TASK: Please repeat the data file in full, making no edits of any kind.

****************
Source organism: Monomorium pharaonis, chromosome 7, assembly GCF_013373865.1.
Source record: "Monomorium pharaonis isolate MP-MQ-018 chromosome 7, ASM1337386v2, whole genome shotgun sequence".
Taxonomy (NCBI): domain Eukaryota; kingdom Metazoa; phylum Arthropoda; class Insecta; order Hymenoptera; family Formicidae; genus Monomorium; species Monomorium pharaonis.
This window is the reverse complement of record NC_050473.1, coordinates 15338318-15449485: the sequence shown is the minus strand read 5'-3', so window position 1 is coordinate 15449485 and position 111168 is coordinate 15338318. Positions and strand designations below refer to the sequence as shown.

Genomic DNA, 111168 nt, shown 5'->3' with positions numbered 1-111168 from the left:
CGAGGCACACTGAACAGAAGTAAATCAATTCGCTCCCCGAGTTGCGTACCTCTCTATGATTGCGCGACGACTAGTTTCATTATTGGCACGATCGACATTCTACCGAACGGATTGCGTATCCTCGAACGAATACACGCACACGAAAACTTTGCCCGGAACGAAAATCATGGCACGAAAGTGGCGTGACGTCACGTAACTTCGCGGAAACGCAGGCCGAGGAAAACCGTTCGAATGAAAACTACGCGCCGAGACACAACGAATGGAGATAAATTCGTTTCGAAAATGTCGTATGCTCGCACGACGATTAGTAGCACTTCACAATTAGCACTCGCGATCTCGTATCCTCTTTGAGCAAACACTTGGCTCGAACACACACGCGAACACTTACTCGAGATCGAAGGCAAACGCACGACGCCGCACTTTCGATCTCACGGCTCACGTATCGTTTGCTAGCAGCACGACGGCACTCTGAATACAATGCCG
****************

Source organism: Monomorium pharaonis, chromosome 7, assembly GCF_013373865.1.
Source record: "Monomorium pharaonis isolate MP-MQ-018 chromosome 7, ASM1337386v2, whole genome shotgun sequence".
Taxonomy (NCBI): domain Eukaryota; kingdom Metazoa; phylum Arthropoda; class Insecta; order Hymenoptera; family Formicidae; genus Monomorium; species Monomorium pharaonis.
This window is the reverse complement of record NC_050473.1, coordinates 15338318-15449485: the sequence shown is the minus strand read 5'-3', so window position 1 is coordinate 15449485 and position 111168 is coordinate 15338318. Positions and strand designations below refer to the sequence as shown.

Genomic DNA, 111168 nt, shown 5'->3' with positions numbered 1-111168 from the left:
CGAGGCACACTGAACAGAAGTAAATCAATTCGCTCCCCGAGTTGCGTACCTCTCTATGATTGCGCGACGACTAGTTTCATTATTGGCACGATCGACATTCTACCGAACGGATTGCGTATCCTCGAACGAATACACGCACACGAAAACTTTGCCCGGAACGAAAATCATGGCACGAAAGTGGCGTGACGTCACGTAACTTCGCGGAAACGCAGGCCGAGGAAAACCGTTCGAATGAAAACTACGCGCCGAGACACAACGAATGGAGATAAATTCGTTTCGAAAATGTCGTATGCTCGCACGACGATTAGTAGCACTTCACAATTAGCACTCGCGATCTCGTATCCTCTTTGAGCAAACACTTGGCTCGAACACACACGCGAACACTTACTCGAGATCGAAGGCAAACGCACGACGCCGCACTTTCGATCTCACGGCTCACGTATCGTTTGCTAGCAGCACGACGGCACTCTGAATACAATGCCG